Cigar news you can use: Old is better

Cigar news: This question came up yesterday at my local cigar lounge. Here is what I learned.

Aging of cigars is a process that can enhance the flavor, aroma, and burn of premium cigars. It involves storing the cigars in a controlled environment of temperature and humidity for a certain period of time, allowing the tobaccos to blend and purge impurities. Aging can also reduce the harshness and strength of some cigars, making them smoother and more balanced.

There are different stages of aging for cigars. The first one is the aging of the tobacco leaves after they are harvested and fermented. This can take from two years to a decade, depending on the type and quality of the tobacco. The second stage is the aging of the cigars after they are rolled and packaged. This can take from a few months to several years, depending on the preference of the smoker. The third stage is the aging of the cigars by the consumer in their own humidor. This is optional, but some aficionados like to age their cigars for longer periods to achieve their desired taste.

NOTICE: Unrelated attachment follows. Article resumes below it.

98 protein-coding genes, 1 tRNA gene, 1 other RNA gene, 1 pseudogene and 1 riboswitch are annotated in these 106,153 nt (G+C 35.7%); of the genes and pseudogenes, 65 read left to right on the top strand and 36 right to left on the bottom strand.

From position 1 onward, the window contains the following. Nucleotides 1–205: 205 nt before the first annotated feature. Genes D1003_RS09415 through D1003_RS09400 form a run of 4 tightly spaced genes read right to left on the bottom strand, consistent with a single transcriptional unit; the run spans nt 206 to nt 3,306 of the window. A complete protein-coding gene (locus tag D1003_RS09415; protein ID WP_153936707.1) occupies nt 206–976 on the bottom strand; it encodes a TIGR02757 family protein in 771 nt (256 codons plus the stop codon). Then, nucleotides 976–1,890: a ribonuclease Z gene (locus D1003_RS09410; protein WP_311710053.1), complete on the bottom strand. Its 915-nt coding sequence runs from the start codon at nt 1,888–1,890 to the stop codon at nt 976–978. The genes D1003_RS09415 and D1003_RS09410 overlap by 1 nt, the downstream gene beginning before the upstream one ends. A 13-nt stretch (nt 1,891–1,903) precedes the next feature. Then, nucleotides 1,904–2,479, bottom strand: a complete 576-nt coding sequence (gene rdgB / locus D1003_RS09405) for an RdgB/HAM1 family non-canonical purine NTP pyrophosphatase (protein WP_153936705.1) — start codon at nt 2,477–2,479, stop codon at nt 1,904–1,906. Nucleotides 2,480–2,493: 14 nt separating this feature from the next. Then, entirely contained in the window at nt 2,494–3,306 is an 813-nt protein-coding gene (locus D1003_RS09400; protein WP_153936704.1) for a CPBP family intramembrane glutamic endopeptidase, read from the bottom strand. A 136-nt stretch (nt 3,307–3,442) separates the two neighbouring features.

Some factors that affect the aging of cigars are:

  • The size and shape of the cigar: Larger ring gauge cigars tend to age better than smaller ones, because they have more tobacco inside that is shielded from external influences. They also have more complexity and variety of tobaccos that can benefit from aging.
  • The wrapper of the cigar: The wrapper is the most visible and flavorful part of the cigar, and it can also influence how well a cigar ages. Some wrappers, such as Maduro, are already aged and fermented for a long time before they are used, so they may not change much with further aging. Other wrappers, such as Connecticut Shade, are more delicate and may lose some of their flavor and color with aging.
  • The storage conditions: The ideal conditions for aging cigars are similar to those for storing them: around 70 degrees Fahrenheit and 70 percent relative humidity. Any deviation from these parameters can affect the aging process negatively or positively. For example, higher humidity can speed up the fermentation and aging of the cigars, but it can also increase the risk of mold and tobacco beetles. Lower humidity can slow down the aging process, but it can also dry out the cigars and make them brittle.
  • The personal preference: Ultimately, how long to age a cigar depends on what kind of flavor and experience one is looking for. Some people prefer fresh and young cigars that have more intensity and bite, while others prefer aged and mellow cigars that have more subtlety and smoothness. There is no right or wrong answer, as long as one enjoys their cigar.

If you want to learn more about aging cigars, you can check out these sources:

Keep smoking

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